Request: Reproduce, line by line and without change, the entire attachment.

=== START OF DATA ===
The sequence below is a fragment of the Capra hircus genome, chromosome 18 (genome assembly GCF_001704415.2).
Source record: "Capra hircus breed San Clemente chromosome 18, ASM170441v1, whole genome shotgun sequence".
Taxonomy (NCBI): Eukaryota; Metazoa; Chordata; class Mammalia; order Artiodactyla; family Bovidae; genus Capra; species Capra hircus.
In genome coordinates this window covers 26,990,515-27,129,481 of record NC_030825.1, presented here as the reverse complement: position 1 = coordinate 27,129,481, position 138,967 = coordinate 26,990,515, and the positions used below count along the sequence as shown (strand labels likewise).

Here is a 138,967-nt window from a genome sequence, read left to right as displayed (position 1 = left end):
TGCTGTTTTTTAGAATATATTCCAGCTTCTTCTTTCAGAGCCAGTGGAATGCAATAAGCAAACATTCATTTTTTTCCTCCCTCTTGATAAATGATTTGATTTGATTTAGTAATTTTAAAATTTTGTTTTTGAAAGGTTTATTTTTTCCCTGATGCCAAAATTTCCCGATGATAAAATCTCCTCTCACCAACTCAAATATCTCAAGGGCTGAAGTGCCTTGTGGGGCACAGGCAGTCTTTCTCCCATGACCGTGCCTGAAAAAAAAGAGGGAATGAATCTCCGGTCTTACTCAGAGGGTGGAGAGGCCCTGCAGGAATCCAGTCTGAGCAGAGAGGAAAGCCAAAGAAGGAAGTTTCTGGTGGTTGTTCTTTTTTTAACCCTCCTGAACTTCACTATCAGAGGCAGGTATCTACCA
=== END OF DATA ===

The sequence below is a fragment of the Capra hircus genome, chromosome 18 (genome assembly GCF_001704415.2).
Source record: "Capra hircus breed San Clemente chromosome 18, ASM170441v1, whole genome shotgun sequence".
Taxonomy (NCBI): Eukaryota; Metazoa; Chordata; class Mammalia; order Artiodactyla; family Bovidae; genus Capra; species Capra hircus.
In genome coordinates this window covers 26,990,515-27,129,481 of record NC_030825.1, presented here as the reverse complement: position 1 = coordinate 27,129,481, position 138,967 = coordinate 26,990,515, and the positions used below count along the sequence as shown (strand labels likewise).

Here is a 138,967-nt window from a genome sequence, read left to right as displayed (position 1 = left end):
TGCTGTTTTTTAGAATATATTCCAGCTTCTTCTTTCAGAGCCAGTGGAATGCAATAAGCAAACATTCATTTTTTTCCTCCCTCTTGATAAATGATTTGATTTGATTTAGTAATTTTAAAATTTTGTTTTTGAAAGGTTTATTTTTTCCCTGATGCCAAAATTTCCCGATGATAAAATCTCCTCTCACCAACTCAAATATCTCAAGGGCTGAAGTGCCTTGTGGGGCACAGGCAGTCTTTCTCCCATGACCGTGCCTGAAAAAAAAGAGGGAATGAATCTCCGGTCTTACTCAGAGGGTGGAGAGGCCCTGCAGGAATCCAGTCTGAGCAGAGAGGAAAGCCAAAGAAGGAAGTTTCTGGTGGTTGTTCTTTTTTTAACCCTCCTGAACTTCACTATCAGAGGCAGGTATCTACCA